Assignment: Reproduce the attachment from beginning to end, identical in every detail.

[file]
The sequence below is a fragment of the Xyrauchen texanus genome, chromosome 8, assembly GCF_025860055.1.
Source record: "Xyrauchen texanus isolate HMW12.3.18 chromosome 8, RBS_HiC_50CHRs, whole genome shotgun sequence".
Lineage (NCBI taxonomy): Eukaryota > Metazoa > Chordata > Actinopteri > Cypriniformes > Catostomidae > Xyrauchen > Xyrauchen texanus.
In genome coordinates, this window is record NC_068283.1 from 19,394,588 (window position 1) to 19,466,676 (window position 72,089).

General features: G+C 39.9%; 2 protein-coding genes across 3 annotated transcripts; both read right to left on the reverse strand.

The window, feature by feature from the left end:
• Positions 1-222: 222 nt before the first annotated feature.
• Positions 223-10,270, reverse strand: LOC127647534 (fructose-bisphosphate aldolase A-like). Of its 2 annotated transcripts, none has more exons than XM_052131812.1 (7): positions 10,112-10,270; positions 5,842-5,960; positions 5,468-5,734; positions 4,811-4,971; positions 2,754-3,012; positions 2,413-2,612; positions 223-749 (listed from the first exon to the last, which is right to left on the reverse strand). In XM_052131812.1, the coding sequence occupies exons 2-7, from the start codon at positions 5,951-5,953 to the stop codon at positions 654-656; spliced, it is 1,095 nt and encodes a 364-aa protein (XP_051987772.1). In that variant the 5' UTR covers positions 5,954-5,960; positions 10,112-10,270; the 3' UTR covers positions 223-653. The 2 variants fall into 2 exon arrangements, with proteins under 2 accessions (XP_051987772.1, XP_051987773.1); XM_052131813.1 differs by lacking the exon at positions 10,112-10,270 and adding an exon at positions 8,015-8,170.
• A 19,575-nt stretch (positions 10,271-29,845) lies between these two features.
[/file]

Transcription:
The sequence below is a fragment of the Xyrauchen texanus genome, chromosome 8, assembly GCF_025860055.1.
Source record: "Xyrauchen texanus isolate HMW12.3.18 chromosome 8, RBS_HiC_50CHRs, whole genome shotgun sequence".
Lineage (NCBI taxonomy): Eukaryota > Metazoa > Chordata > Actinopteri > Cypriniformes > Catostomidae > Xyrauchen > Xyrauchen texanus.
In genome coordinates, this window is record NC_068283.1 from 19,394,588 (window position 1) to 19,466,676 (window position 72,089).

General features: G+C 39.9%; 2 protein-coding genes across 3 annotated transcripts; both read right to left on the reverse strand.

The window, feature by feature from the left end:
• Positions 1-222: 222 nt before the first annotated feature.
• Positions 223-10,270, reverse strand: LOC127647534 (fructose-bisphosphate aldolase A-like). Of its 2 annotated transcripts, none has more exons than XM_052131812.1 (7): positions 10,112-10,270; positions 5,842-5,960; positions 5,468-5,734; positions 4,811-4,971; positions 2,754-3,012; positions 2,413-2,612; positions 223-749 (listed from the first exon to the last, which is right to left on the reverse strand). In XM_052131812.1, the coding sequence occupies exons 2-7, from the start codon at positions 5,951-5,953 to the stop codon at positions 654-656; spliced, it is 1,095 nt and encodes a 364-aa protein (XP_051987772.1). In that variant the 5' UTR covers positions 5,954-5,960; positions 10,112-10,270; the 3' UTR covers positions 223-653. The 2 variants fall into 2 exon arrangements, with proteins under 2 accessions (XP_051987772.1, XP_051987773.1); XM_052131813.1 differs by lacking the exon at positions 10,112-10,270 and adding an exon at positions 8,015-8,170.
• A 19,575-nt stretch (positions 10,271-29,845) lies between these two features.